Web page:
I also wish to point out the vagaries of the average trial jury
in the matter of so-called circumstantial evidence in cases where
some terrible crime has been committed and where the evidence

iv. Preface

criminal acts, in spite of their apparently harmless natures, that
I submitted the material to Dr. Heniy H. Goddard, who is recog-
nized as the foremost authority on feeble-mindedness in the
United States. Dr. Goddard was for years director of research
at the institution for the feeble-minded at Vineland, New Jersey.
At the present time he is director of the Bureau of Juvenile
Research under the Ohio Board of Administration at Columbus,
Ohio. Dr. Goddard has published several books on the subject:
"Feeble-Mindedness, Its Causes and Consequences"; "The Kal-
likak Family," an account of feeble-minded and normal heredity
for six generations, beginning with a young man in the revolu-
tionary army who had a child by a feeble-minded girl and who
later married a normal woman and left many distinguished
descendants. Their histories are compared with his descendants
by the feeble-minded girl. He also published "The Criminal
Imbecile" describing three feeble-minded murderers, one of
whom, by the way, is serving a life sentence in the Oregon Peni-
tentiary at Salem.

Dr. Goddard writes:
"My Dear Mr. Thacher :

"I have read your manuscript very carefully and have been
intensely interested in it. I have prepared the enclosed intro-
duction which, if it is of any service to you, you are entirely
welcome to use."

The introduction follows.

Portland, Oregon, March 15, 1919,

George A. Thacher


The subject matter contained in this book constitutes an
important human document. Society has had three stages in
its attitude toward crime: The earUest stage was that of re-
venge, an eye for an eye and a tooth for a tooth — a very primi-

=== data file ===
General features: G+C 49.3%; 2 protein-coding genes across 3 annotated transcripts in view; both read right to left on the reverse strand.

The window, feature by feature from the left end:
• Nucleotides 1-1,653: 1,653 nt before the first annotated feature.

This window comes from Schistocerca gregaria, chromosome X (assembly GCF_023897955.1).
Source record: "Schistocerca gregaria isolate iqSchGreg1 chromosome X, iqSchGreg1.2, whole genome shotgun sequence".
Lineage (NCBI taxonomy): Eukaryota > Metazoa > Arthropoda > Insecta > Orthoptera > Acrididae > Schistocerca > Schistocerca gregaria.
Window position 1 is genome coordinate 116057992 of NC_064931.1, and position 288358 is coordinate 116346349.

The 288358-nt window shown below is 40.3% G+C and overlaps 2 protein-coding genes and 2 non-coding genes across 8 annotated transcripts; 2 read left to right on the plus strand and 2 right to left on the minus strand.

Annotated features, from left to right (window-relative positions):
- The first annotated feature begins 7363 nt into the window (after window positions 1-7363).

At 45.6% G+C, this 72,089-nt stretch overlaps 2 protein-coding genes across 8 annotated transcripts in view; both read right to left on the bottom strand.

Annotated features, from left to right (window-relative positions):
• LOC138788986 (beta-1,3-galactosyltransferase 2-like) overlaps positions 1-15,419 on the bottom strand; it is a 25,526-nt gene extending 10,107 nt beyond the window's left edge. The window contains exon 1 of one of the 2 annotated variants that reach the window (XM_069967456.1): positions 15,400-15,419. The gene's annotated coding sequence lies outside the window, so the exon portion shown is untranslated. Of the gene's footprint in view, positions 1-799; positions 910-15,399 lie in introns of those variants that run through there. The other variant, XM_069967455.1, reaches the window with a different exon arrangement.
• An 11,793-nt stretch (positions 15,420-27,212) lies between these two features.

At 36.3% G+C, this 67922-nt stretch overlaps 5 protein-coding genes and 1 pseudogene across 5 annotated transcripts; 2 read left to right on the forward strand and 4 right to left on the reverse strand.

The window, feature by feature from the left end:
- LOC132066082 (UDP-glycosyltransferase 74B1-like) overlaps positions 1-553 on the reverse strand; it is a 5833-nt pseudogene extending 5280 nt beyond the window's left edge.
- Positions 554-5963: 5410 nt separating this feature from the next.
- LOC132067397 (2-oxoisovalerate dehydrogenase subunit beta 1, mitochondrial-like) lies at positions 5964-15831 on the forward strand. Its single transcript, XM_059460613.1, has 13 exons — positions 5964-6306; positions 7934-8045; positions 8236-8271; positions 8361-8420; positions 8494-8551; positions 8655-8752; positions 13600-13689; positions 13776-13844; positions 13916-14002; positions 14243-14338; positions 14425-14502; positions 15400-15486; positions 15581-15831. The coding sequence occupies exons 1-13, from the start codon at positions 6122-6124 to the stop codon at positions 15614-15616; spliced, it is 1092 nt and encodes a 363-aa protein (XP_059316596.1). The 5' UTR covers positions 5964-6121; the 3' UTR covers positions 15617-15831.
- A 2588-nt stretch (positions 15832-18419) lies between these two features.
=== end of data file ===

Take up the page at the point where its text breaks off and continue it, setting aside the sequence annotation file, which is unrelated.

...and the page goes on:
tive view seemingly based upon the conception that the crime
and injury were atoned for if the perpetrator was made to
suffer in an equal degree. While there are still some people
who maintain this primitive way of thinking of crime, society
has long since passed into the second stage which was the idea
of punishment in order to deter others from committing similar
crimes. This view is still held by many although it is recognized
by the most thoughtful that both in theory and in fact this is
a wrong attitude. It has been proved beyond question that very
few if any of our crimes are of such character that the fear of
punishment, however great, would deter others froin committing
them. The third stage which has grown out of a more humani-
tarian attitude toward our fellowmen is expressed in the dec-
laration that all punishment should be designed to "reform the
criminal." And we have been busy, in the most enlightened
centers of civiliation, evolving methods for such reform. Even
the names of penal institutions have in many instances been
changed from prison to reformatory.

We are now beginning to glimpse a fourth stage which is
that of a prevention. In other words, we are awakening to the
fact the better plan is not to wait until a person has committed
crime and then reform him, but to anticipate the crime and
prevent its being committed. The social value of such a pro-
cedure can not be questioned. The possibility of success, how-
ever, has been questioned and is still denied by many persons.
It is still declared to be too ideal for practical purposes. Never-
theless it is a proposition that all must admit that if we do not
strive for the ideal we will make no progress. The wise pro-
cedure is obviously to keep the ideal before us and proceed as
fast as we may to ascertain what are the necessary conditions
for obtaining the ideal.

Let us then face the question frankly — Can crime be pre-
vented? Logically the answer is clear. It can if we can deter-
mine the causes and then remove them. We therefore come
at once to the fundamental question — ^What are the causes of
Crime? Some will answer vaguely "human frailty," and con-

2 Introduction

elude at once that human frailty is a thing that we shall always